I’m coming to end of the program in my current Clean Parenting group, the point where the breakthroughs happen, and where the situations the parents have been working with the whole program finally get resolved.
And something’s become crystal clear to me this time around (the 10th time around!)
There are many important things we work on throughout the program. Things like:
And though things change in families, frequently even dramatically, in the first four weeks of the program, it’s not until the fifth week that the stubborn behavior issues that are often the ones that led parents to sign up for the program get almost magically resolved.
And it’s when we get to the point of digging into and implementing two things:
1. Identifying the core unmet need that the child might have and working on meeting it.
2. Making sure that all the interactions with the child come from a place of knowing the child is innately good, and being on his team.
Though these are often intimately connected, we still come at them from a different angle.
Let me say a bit more about each of them.
IDENTIFYING THE CORE NEED AND MEETING IT:
One premise to my work is that all ‘misbehavior’ is a symptom of an unmet need, and that it’s our job as a parents to identify that need and either meet it or support the child in meeting it, or at least take it into account in how we handle the child’s behavior.
It’s important to realize that this need can’t always be met right in the moment.
Examples of this are:
But to get the results I described earlier, we take this a step deeper and ask ourselves, for each child, what is a core need that isn’t met in his life?
And I’m talking about core needs on the level of FEELING loved, liked, welcome, enjoyed, that they matter, etc.
Once we identify that need, we go to work on figuring out how to meet that need for a child. In my program, because we’ve laid a strong foundation through working on all the elements I listed above, it’s relatively easy to do, once we pointedly focus on this.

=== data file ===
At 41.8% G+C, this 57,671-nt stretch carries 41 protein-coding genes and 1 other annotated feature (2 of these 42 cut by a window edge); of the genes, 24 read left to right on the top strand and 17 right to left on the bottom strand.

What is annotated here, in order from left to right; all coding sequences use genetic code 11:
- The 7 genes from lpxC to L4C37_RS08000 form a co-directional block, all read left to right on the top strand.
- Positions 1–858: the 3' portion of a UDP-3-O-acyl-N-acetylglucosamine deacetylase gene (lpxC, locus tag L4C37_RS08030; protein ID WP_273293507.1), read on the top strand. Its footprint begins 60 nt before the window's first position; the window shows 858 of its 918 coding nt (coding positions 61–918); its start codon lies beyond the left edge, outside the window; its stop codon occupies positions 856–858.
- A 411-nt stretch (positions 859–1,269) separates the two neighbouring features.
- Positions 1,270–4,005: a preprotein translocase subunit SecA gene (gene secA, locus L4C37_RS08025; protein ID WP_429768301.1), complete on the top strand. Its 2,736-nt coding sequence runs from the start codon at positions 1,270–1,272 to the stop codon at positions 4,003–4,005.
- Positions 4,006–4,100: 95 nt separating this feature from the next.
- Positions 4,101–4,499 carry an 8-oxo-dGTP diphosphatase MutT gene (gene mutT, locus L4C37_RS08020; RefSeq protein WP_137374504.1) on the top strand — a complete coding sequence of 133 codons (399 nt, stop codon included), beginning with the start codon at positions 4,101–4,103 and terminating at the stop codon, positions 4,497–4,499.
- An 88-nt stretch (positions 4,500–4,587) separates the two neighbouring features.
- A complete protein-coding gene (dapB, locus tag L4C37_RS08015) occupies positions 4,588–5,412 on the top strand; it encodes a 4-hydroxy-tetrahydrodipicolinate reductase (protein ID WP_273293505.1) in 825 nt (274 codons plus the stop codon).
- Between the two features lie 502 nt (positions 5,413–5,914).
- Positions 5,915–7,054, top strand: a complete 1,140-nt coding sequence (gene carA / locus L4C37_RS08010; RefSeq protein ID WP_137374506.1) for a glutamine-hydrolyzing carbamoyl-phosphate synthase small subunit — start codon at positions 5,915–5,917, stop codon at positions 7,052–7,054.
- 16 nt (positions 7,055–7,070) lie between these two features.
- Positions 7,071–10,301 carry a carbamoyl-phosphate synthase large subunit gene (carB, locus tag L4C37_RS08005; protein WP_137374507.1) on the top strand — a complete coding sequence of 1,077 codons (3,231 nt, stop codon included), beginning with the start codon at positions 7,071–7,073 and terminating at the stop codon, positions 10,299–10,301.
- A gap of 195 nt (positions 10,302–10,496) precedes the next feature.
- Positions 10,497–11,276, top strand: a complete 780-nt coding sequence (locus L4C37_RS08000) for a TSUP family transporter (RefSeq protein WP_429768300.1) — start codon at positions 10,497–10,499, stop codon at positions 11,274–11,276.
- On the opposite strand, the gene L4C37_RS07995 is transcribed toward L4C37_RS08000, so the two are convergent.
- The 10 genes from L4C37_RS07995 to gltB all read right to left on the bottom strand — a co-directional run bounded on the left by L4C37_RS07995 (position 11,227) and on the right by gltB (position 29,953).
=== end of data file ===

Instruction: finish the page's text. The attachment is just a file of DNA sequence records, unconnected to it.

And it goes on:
(Click here for an audio on this topic.)
HAVING ALL INTERACTIONS COME FROM A PLACE OF BEING ON THE SAME TEAM AND KNOWING THE CHILD IS INNATELY GOOD
If a child is treated as though he’s bad, wrong, or needs to be fixed, he won’t feel good about himself, and therefore won’t be able to be his best self.
If he doesn’t feel his caregiver is on his side, he won’t feel like cooperating because he’ll see the other, rightly so, as an adversary.
And this is true even if the mom is doing and saying the ‘right’ things but not really feeling them, just going through the motions.
Think about this for yourself. How do you act around someone who you don’t feel trusts you, is looking for you to mess up, isn’t concerned about the quality of your experience in the moment, and just wants you to behave a certain way? And how do you act when you feel seen, valued, trusted, connected to the person you’re with, and that they really care about your experience?
Though this one is pretty self-explanatory, it can take work as well as a certain level of proficiency in handling situations and setting limits peacefully, to be able to put it into practice.
Some of the strategies we use to shift to a place of consistently seeing children as innately good and being on their team are:
It’s been heartwarming to hear of the changes in children once the moms’ focuses changed. No longer hitting siblings. Being able to name feelings and stop behaviors midway. Becoming more affectionate. Opening up to moms.
And hearing from the moms that they’re finally starting to get what I mean when I say that parenting CAN be easy.
FOR HELP ON PARENTING in the way I describe in this article, request my FREE REPORT:
The Almost Magical Formula for surprising EASE and HARMONY in your family while fully honoring your children’s spirits.
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